How to Manage Hybrid & Multi-Cloud Environments with Google Cloud Composer
As we continue to evaluate ways to automate various aspects of software development, today we’ll take a look at Google Cloud Composer. This is a fully managed workflow orchestration service built on Apache Airflow that makes workflow management and creation simple and consistent.
The evolution of hybrid and multi-cloud environments continue to grow as enterprises want to take advantage of the cloud’s scalability, flexibility, and global reach. Of the three major providers, Google Cloud has been the most open to supporting this multi-cloud reality. For example, earlier this year, Google launched Anthos, a new managed service offering for hybrid and multi-cloud environments to give enterprises operational consistency by running quickly on any existing hardware, leverage open APIs and give developers the freedom to modernize. But, implementing the management of these environments can be either an invaluable proposition for your company or one to completely challenge your infrastructure instead — which brings us to Google’s solution, Cloud Composer.
How does Google Cloud Composer work?
With Cloud Composer, you can monitor, schedule and manage workflows across your hybrid and multi-cloud environment. Here is how:
- As part of Google Cloud Platform (GCP), Cloud Composer integrates with tools like BigQuery, Dataflow, Dataproc, Datastore, Cloud Storage, Pub/Sub and Cloud ML Engine, giving users the ability to orchestrate end-to-end GCP workloads.
- You can code directed acyclic graphs (DAGs) using Python to improve workflow readability and pinpoint areas in need of assistance.
- It has one-click deployment built-in to give you instant and easy access to a range of connectors and graphical representations that show your workflow in action.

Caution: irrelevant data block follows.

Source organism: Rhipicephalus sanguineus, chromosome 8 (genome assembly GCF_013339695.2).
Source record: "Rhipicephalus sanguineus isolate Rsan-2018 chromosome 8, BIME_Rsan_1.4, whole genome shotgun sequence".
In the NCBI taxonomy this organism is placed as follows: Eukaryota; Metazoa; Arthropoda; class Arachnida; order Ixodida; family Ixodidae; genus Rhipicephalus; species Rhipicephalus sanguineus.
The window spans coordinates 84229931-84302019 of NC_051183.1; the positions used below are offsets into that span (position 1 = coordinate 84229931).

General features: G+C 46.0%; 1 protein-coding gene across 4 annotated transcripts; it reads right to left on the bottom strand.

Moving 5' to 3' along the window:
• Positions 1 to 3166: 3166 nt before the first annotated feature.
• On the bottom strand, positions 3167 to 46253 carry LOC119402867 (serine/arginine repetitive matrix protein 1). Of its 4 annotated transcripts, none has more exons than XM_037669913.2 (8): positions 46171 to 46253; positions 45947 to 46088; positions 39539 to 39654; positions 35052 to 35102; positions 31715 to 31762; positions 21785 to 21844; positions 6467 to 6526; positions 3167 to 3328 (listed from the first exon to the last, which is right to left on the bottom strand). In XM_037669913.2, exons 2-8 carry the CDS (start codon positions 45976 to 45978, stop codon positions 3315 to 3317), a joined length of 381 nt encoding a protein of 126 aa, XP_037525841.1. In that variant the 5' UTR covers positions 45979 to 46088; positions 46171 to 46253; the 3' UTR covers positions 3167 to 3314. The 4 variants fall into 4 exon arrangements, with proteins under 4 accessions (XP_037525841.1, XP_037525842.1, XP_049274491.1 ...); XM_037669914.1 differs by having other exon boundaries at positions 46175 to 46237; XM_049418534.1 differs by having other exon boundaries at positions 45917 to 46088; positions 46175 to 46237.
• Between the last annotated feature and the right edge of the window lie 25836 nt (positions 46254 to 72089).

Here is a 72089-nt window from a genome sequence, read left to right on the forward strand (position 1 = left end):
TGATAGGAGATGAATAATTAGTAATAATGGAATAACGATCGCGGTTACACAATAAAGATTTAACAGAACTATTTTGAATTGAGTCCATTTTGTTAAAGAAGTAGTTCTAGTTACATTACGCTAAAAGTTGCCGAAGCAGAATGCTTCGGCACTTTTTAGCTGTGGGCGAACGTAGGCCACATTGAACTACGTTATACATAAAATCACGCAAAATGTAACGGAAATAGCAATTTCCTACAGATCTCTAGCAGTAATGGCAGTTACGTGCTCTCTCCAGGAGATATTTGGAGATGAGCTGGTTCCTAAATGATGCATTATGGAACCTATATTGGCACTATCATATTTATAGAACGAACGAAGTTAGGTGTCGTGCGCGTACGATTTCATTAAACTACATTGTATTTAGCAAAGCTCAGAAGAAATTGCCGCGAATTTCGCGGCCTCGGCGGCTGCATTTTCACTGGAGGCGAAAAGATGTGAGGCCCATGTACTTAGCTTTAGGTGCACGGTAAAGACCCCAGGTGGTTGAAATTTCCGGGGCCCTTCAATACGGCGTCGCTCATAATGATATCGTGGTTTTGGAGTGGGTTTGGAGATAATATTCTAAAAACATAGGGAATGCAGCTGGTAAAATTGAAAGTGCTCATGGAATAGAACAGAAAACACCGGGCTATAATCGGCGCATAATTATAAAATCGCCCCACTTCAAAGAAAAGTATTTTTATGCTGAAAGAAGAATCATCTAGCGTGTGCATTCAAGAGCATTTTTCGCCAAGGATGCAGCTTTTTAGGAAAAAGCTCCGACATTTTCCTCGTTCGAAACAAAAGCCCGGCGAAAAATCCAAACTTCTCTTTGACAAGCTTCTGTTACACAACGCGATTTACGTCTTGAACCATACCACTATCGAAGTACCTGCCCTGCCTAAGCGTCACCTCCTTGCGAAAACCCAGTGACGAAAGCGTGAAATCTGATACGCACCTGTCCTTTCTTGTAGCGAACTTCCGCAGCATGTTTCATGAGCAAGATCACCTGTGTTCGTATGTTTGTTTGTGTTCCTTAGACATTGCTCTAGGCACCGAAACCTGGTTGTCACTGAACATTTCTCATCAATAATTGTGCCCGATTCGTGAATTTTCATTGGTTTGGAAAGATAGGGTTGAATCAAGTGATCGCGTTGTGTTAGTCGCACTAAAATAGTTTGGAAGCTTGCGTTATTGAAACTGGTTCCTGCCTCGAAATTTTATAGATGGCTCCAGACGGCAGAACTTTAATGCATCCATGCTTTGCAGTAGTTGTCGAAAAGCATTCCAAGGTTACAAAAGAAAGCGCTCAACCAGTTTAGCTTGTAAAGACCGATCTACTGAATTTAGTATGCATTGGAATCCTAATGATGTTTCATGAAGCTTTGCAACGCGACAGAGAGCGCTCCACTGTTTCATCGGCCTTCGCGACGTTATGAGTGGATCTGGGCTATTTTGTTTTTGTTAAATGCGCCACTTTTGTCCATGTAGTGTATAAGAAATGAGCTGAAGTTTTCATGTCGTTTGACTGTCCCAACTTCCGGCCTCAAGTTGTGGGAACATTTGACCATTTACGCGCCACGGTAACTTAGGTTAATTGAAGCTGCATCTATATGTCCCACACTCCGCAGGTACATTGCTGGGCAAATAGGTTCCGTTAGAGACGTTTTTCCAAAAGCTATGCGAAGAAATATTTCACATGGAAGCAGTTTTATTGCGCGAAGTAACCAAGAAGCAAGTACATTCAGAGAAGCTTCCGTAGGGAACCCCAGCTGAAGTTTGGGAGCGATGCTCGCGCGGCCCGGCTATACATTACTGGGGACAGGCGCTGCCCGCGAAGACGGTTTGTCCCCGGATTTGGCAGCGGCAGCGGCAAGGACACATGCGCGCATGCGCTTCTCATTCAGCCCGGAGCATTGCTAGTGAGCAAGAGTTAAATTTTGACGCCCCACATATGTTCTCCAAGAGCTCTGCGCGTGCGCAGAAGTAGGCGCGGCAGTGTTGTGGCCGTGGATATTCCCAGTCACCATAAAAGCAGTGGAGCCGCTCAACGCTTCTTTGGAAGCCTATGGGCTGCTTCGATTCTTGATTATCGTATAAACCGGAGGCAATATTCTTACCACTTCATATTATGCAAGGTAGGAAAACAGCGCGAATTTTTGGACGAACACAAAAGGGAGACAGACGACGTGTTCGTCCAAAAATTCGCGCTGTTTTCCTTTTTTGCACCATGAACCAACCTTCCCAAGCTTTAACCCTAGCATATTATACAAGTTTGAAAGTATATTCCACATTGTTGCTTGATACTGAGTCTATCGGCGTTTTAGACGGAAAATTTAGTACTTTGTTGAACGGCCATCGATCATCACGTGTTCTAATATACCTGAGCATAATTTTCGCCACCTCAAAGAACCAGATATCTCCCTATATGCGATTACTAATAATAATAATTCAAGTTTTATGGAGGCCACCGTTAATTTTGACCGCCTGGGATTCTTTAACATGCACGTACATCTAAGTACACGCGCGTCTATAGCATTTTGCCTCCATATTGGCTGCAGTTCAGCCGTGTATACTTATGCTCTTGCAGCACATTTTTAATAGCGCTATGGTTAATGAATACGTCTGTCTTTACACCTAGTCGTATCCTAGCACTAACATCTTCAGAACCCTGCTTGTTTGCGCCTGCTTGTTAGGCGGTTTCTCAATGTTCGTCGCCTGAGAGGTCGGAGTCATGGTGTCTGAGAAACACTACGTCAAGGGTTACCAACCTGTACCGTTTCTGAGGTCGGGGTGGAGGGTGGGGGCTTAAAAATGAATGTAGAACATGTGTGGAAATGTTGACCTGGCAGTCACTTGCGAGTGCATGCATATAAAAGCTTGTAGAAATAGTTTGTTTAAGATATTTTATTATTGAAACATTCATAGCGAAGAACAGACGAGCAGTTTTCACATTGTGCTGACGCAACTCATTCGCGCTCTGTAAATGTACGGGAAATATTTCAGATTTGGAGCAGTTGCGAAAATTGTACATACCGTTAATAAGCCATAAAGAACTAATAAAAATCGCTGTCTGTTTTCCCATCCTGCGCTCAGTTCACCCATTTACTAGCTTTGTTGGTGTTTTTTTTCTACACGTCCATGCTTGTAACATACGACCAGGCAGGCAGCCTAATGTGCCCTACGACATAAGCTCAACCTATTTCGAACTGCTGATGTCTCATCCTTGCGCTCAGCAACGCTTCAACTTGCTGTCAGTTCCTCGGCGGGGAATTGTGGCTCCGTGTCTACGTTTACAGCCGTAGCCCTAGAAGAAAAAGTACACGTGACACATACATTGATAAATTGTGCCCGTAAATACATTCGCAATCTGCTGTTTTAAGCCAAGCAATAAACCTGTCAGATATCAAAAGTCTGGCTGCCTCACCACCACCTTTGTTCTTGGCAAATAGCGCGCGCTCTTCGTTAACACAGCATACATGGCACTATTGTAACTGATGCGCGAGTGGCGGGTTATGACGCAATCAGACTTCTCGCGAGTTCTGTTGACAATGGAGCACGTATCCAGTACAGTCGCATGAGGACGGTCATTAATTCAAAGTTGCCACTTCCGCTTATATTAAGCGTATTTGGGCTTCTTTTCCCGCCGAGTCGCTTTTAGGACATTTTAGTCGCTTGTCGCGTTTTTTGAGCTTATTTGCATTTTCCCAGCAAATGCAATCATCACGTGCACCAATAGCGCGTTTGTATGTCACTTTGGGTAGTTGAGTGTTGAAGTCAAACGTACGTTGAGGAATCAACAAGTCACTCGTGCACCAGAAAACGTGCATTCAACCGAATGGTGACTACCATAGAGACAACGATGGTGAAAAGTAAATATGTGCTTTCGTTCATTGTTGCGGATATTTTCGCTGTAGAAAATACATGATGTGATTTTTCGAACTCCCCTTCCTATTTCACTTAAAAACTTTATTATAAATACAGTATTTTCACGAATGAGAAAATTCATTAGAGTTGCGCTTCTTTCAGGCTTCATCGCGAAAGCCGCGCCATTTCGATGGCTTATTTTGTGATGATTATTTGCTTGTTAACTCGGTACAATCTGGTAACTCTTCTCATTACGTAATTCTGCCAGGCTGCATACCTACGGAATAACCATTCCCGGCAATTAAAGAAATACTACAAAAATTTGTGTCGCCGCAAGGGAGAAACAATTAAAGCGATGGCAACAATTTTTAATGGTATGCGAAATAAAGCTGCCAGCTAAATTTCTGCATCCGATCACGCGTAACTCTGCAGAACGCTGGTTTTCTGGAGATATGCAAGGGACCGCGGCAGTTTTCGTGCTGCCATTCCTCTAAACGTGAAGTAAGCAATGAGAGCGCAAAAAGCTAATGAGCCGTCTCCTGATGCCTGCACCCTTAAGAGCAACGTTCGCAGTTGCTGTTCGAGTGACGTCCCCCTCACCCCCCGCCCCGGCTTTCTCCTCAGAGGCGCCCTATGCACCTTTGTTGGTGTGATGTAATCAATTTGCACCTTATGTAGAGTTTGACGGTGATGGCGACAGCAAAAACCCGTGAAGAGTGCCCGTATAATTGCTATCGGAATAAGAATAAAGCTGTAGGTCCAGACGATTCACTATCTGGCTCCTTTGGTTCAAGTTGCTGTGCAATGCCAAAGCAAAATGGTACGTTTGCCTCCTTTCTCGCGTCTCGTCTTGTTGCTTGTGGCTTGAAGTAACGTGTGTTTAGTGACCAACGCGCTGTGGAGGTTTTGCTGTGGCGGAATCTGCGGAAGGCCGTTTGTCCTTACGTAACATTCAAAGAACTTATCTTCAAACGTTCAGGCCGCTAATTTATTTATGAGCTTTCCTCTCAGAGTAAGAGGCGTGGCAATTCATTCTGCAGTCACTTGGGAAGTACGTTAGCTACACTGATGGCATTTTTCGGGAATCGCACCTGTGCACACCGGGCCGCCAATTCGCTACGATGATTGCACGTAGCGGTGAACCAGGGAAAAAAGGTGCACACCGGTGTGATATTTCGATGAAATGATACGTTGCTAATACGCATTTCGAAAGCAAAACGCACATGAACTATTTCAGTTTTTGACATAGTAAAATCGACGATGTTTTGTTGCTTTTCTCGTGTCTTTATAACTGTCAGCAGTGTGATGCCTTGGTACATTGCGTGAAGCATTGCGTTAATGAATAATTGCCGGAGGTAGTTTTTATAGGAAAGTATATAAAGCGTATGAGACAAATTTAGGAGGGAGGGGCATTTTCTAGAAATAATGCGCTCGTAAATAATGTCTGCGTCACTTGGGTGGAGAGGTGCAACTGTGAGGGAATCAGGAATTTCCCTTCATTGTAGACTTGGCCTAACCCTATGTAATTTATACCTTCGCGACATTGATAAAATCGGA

- Cloud Composer allows you to pull workflows together from wherever they live, supporting a fully-functioning and connected cloud environment.
- Since Cloud Composer is built on Apache Airflow — an open-source technology — it provides freedom from vendor lock-in as well as integration with a wide variety of platforms.
Simplifying hybrid and multi-cloud environment management
Cloud Composer is ideal for hybrid and multi-cloud management because it’s built on Apache Airflow and operated with the Python programming language. Using open-source technology and the “no lock-in” approach and portability gives users the flexibility to create and deploy workflows seamlessly across clouds for a unified data environment.
Setting up your environment is quick and simple. Pipelines created with Cloud Composer will be configured as DAGs with easy integration for any required Python libraries, giving users of almost any level the ability to create and schedule their own workflows. With the built-in one-click deployment, you get instant and easy access to a range of connectors and graphical representations that show your workflow in action.
However, costs can be a drawback to making the most of your cloud environment when using Cloud Composer. Landing on specific costs for Cloud Composer can be hard to calculate, as Google measures the resources your deployments use and add the total cost of your Apache Airflow deployments onto your wider GCP bill.
Cloud Composer Pricing
Pricing for Cloud Composer is based on the size of a Cloud Composer environment and the duration the environment runs, so you pay for what you use, as measured by vCPU/hour, GB/month, and GB transferred/month. Google offers multiple pricing units for Cloud Composer because it uses several GCP products as building blocks. You can also use the Google Cloud Platform pricing calculator to estimate the cost of using Cloud Composer.
So, should you use Google Cloud Composer? Cloud Composer environments are meant to be long-running compute resources that are always online so that you can schedule repeating workflows whenever necessary. Unfortunately, since you can’t turn on and off a Cloud Composer environment; you can only create or destroy, it may not be right for every environment and could cost more than the advantages may be worth.
Originally published at www.parkmycloud.com on October 29, 2019.